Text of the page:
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Abuse Claim Puts Frankfort Priest On Leave

Sep 20, 2003 | AP

A priest at Frankfort's only Roman Catholic church was placed on a leave of absence yesterday pending an investigation of allegations that he sexually abused a teenager 20 years ago.

The Diocese of Lexington announced the action involving the Rev. Stephen Gallenstein, sacramental minister at Good Shepherd Parish.

Gallenstein, 55, is accused of sexually and psychologically abusing an unidentified woman for four years, starting when she was 13, according to documents filed in Boone Circuit Court Wednesday. The woman claims the priest then stalked her for 10 additional years.

Gallenstein, who was ordained in 1976, has worked at churches in Central and Eastern Kentucky. He was moved from a parish in Pikeville to the Frankfort parish earlier this year, said Tom Shaughnessy, spokesman for the Lexington Diocese.

"At the time it was a routine assignment," Shaughnessy said yesterday. "This is the only allegation against him that I know about."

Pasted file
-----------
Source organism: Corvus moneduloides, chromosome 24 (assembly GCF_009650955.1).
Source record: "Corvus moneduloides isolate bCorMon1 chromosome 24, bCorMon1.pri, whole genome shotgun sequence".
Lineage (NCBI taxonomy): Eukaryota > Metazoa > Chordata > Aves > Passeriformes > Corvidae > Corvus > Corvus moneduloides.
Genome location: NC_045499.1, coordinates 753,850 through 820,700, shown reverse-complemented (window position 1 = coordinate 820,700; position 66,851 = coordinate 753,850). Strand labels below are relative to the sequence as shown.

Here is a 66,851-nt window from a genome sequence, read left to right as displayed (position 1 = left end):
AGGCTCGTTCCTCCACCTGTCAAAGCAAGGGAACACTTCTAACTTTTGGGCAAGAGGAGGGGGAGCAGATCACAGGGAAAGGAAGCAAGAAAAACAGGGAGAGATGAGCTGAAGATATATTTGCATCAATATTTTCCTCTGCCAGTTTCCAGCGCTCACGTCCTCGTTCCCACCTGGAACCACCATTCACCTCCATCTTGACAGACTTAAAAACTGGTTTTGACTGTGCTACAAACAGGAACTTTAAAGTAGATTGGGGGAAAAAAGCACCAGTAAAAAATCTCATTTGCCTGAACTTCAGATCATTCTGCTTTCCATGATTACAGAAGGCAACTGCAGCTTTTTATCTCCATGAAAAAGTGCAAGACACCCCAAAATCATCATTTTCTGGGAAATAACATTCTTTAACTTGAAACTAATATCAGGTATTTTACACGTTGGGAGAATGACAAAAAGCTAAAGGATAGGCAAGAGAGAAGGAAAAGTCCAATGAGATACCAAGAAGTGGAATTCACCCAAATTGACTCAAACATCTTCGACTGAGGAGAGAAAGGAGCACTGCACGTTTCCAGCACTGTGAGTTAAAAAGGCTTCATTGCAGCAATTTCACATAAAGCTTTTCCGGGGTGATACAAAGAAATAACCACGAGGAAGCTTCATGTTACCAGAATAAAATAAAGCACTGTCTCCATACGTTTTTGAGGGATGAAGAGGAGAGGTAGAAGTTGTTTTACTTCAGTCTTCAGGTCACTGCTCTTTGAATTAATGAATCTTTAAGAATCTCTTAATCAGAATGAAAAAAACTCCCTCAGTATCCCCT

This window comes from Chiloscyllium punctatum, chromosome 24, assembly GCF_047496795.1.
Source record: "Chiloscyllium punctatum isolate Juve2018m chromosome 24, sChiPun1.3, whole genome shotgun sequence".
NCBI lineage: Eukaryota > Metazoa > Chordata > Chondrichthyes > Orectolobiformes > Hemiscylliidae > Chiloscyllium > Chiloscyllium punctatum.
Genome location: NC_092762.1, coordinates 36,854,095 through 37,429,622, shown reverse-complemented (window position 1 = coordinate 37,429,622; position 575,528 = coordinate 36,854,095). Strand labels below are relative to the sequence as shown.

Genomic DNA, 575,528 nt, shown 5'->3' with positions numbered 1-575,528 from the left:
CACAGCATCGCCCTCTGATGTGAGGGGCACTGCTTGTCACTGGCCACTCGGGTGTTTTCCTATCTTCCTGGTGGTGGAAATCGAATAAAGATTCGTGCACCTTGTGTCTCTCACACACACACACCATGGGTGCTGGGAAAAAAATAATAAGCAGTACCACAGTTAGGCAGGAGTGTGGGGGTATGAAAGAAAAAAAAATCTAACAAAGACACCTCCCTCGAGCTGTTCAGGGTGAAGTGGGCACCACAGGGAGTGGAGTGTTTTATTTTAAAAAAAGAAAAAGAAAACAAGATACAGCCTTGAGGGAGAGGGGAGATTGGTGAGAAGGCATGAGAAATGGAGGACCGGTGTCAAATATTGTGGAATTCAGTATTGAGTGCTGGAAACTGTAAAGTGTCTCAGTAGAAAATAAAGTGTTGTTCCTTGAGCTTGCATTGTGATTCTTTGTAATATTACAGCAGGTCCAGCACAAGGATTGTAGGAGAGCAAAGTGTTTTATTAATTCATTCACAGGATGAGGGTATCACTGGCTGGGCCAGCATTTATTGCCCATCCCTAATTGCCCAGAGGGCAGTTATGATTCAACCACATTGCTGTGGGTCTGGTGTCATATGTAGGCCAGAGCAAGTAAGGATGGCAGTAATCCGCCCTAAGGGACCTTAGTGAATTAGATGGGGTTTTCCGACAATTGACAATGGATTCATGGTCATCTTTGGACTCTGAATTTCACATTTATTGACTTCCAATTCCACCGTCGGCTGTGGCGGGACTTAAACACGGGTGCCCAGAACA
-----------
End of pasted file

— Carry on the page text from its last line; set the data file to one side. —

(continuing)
A woman who answered the telephone at Good Shepherd said Gallenstein would not be available anytime soon.

Bishop Ronald W. Gainer, who placed Gallenstein on leave, is attending a Vatican orientation for newly ordained priests in Rome. Gainer will review the matter when he returns, Shaughnessy said.

The allegations are contained in a legal brief outlining examples of alleged abuse by priests and alleged cover-ups by church officials in the Diocese of Covington since 1953. The Lexington Diocese split from the Covington Diocese in 1988.

The brief was compiled after a Boone County judge ordered files from the Covington Diocese to be released to lawyers representing victims of alleged abuse. Attorneys had sought information on complaints of sexual abuse by priests, and the diocesan response as part of a potential class-action lawsuit.

The brief contains allegations against 18 unidentified priests. The names of the churches where some of the priests worked were included in the court papers.

The Covington Diocese did not immediately address the allegations in the court papers.

"We will be filing a response in due time," said Tim Fitzgerald, spokesman for the diocese.


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